‘The Beverly Hillbillies’: Here’s Why the Show Was Canceled in 1971

by Kayla Zadel
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The iconic hit show “The Beverly Hillbillies” was actually holding its own in rating when CBS Network decided to pull the show.

That’s right. “The Beverly Hillbillies” weren’t only living the high-life on screen, but off too. The show was maintaining a loyal audience in 1971. As a matter of fact, it was the fastest-rising number-one show in history. That’s when CBS decided to cancel the show as part of its rural purge. The network was moving in a new direction and wanting to expand its horizons.

Sitcoms like “The Beverly Hillbillies” were ratings gold in the 1960s. Audiences across the country loved to laugh at and with shows like “Hillbillies.” According to Cheat Sheet, “Hillbillies” along with “Green Acres,” “Petticoat Junction,” and “The Andy Griffith Show” not only defined TV but CBS as well.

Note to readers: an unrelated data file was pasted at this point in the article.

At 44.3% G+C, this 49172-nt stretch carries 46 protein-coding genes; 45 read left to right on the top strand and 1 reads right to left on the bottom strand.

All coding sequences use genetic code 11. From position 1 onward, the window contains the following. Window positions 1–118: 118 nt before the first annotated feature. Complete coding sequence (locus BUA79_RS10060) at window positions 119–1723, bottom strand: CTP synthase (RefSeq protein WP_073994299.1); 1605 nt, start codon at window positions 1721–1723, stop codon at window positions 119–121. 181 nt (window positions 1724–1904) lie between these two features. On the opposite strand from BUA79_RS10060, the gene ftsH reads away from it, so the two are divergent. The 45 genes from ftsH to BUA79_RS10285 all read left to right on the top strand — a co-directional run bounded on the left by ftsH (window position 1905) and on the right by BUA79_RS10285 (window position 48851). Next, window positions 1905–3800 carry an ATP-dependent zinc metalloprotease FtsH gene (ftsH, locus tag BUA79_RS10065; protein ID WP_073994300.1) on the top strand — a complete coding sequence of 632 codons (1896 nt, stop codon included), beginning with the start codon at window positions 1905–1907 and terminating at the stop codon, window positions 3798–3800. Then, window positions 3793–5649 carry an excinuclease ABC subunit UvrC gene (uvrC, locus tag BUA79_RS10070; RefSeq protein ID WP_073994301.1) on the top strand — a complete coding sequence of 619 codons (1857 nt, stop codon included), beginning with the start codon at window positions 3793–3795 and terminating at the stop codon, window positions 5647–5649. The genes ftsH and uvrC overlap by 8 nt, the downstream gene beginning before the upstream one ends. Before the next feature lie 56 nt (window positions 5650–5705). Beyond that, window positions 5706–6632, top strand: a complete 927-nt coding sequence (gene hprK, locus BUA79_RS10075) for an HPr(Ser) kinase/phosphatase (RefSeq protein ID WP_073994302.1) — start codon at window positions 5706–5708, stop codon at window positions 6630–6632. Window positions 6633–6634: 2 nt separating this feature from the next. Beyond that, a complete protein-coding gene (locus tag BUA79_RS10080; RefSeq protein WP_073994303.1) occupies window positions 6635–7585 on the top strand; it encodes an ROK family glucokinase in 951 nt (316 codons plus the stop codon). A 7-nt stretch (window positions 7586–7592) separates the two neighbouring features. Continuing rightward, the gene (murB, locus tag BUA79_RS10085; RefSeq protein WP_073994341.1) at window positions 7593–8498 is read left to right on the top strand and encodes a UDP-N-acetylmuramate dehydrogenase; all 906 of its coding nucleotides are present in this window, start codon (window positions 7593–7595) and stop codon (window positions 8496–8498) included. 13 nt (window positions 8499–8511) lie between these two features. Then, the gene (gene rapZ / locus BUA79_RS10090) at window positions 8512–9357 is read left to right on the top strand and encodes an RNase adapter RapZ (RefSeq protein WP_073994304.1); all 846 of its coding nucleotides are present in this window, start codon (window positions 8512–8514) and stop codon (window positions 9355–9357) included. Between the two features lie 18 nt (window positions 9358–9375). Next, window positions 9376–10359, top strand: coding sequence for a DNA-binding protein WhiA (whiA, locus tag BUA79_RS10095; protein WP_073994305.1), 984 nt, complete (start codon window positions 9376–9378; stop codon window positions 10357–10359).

However, CBS canceled every single rural-set show, despite them being a hit and something that its audience related to. But the network chose to cater to its younger audiences that wanted something real and gritty.

About ‘The Beverly Hillbillies’

The show that so many Americans loved was about a family of misfits, called hillbillies. This rural family was struggling. However, Jed Clampett, played by Buddy Ebsen, accidentally struck oil when he was looking for food. As a result, the Clampett’s decided to move out west and live the ritzy life in Beverly Hills.

Most of the sitcom shows how the Hillbillies stick out like a sore thumb. Audiences tuned in every week to see what sort of shenanigans the Clampett family would find themselves in.

Albeit fictional, the show was somewhat of an insight into the divide between urban and rural dwellers.

Despite the cancellation, the cast reunited for a pair of specials in the eighties and nineties. Then the Hillbillies got a big-screen deal, too, in the 1990s.

Read more about “The Beverly Hillbillies” here on Outsider.com.

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